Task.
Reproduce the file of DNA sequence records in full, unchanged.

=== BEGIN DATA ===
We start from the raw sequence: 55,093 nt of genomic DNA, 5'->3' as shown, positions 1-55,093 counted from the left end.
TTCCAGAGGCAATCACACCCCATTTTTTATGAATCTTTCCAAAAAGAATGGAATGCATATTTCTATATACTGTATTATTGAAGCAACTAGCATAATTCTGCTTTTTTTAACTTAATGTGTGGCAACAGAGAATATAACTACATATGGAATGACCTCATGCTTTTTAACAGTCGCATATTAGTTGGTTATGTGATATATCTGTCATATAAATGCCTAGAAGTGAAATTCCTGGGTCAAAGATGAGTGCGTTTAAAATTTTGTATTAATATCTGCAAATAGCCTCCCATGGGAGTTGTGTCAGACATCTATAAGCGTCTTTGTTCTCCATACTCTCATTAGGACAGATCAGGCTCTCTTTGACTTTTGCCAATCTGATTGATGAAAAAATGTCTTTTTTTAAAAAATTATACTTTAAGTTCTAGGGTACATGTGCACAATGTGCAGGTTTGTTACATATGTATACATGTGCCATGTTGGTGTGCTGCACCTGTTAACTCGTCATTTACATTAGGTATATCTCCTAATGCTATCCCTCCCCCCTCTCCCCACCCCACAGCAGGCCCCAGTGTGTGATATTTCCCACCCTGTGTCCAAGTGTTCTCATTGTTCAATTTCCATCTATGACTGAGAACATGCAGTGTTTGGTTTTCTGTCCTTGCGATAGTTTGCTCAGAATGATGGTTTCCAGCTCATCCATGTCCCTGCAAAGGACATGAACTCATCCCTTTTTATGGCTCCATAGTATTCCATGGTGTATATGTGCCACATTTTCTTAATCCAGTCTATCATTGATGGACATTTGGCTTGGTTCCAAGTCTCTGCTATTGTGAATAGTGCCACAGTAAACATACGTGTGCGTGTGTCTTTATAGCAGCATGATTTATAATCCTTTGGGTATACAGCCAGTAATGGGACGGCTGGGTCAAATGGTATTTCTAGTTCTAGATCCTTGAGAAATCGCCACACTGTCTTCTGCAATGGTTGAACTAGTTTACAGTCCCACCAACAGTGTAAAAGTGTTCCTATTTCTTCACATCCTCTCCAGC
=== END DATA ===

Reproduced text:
We start from the raw sequence: 55,093 nt of genomic DNA, 5'->3' as shown, positions 1-55,093 counted from the left end.
TTCCAGAGGCAATCACACCCCATTTTTTATGAATCTTTCCAAAAAGAATGGAATGCATATTTCTATATACTGTATTATTGAAGCAACTAGCATAATTCTGCTTTTTTTAACTTAATGTGTGGCAACAGAGAATATAACTACATATGGAATGACCTCATGCTTTTTAACAGTCGCATATTAGTTGGTTATGTGATATATCTGTCATATAAATGCCTAGAAGTGAAATTCCTGGGTCAAAGATGAGTGCGTTTAAAATTTTGTATTAATATCTGCAAATAGCCTCCCATGGGAGTTGTGTCAGACATCTATAAGCGTCTTTGTTCTCCATACTCTCATTAGGACAGATCAGGCTCTCTTTGACTTTTGCCAATCTGATTGATGAAAAAATGTCTTTTTTTAAAAAATTATACTTTAAGTTCTAGGGTACATGTGCACAATGTGCAGGTTTGTTACATATGTATACATGTGCCATGTTGGTGTGCTGCACCTGTTAACTCGTCATTTACATTAGGTATATCTCCTAATGCTATCCCTCCCCCCTCTCCCCACCCCACAGCAGGCCCCAGTGTGTGATATTTCCCACCCTGTGTCCAAGTGTTCTCATTGTTCAATTTCCATCTATGACTGAGAACATGCAGTGTTTGGTTTTCTGTCCTTGCGATAGTTTGCTCAGAATGATGGTTTCCAGCTCATCCATGTCCCTGCAAAGGACATGAACTCATCCCTTTTTATGGCTCCATAGTATTCCATGGTGTATATGTGCCACATTTTCTTAATCCAGTCTATCATTGATGGACATTTGGCTTGGTTCCAAGTCTCTGCTATTGTGAATAGTGCCACAGTAAACATACGTGTGCGTGTGTCTTTATAGCAGCATGATTTATAATCCTTTGGGTATACAGCCAGTAATGGGACGGCTGGGTCAAATGGTATTTCTAGTTCTAGATCCTTGAGAAATCGCCACACTGTCTTCTGCAATGGTTGAACTAGTTTACAGTCCCACCAACAGTGTAAAAGTGTTCCTATTTCTTCACATCCTCTCCAGC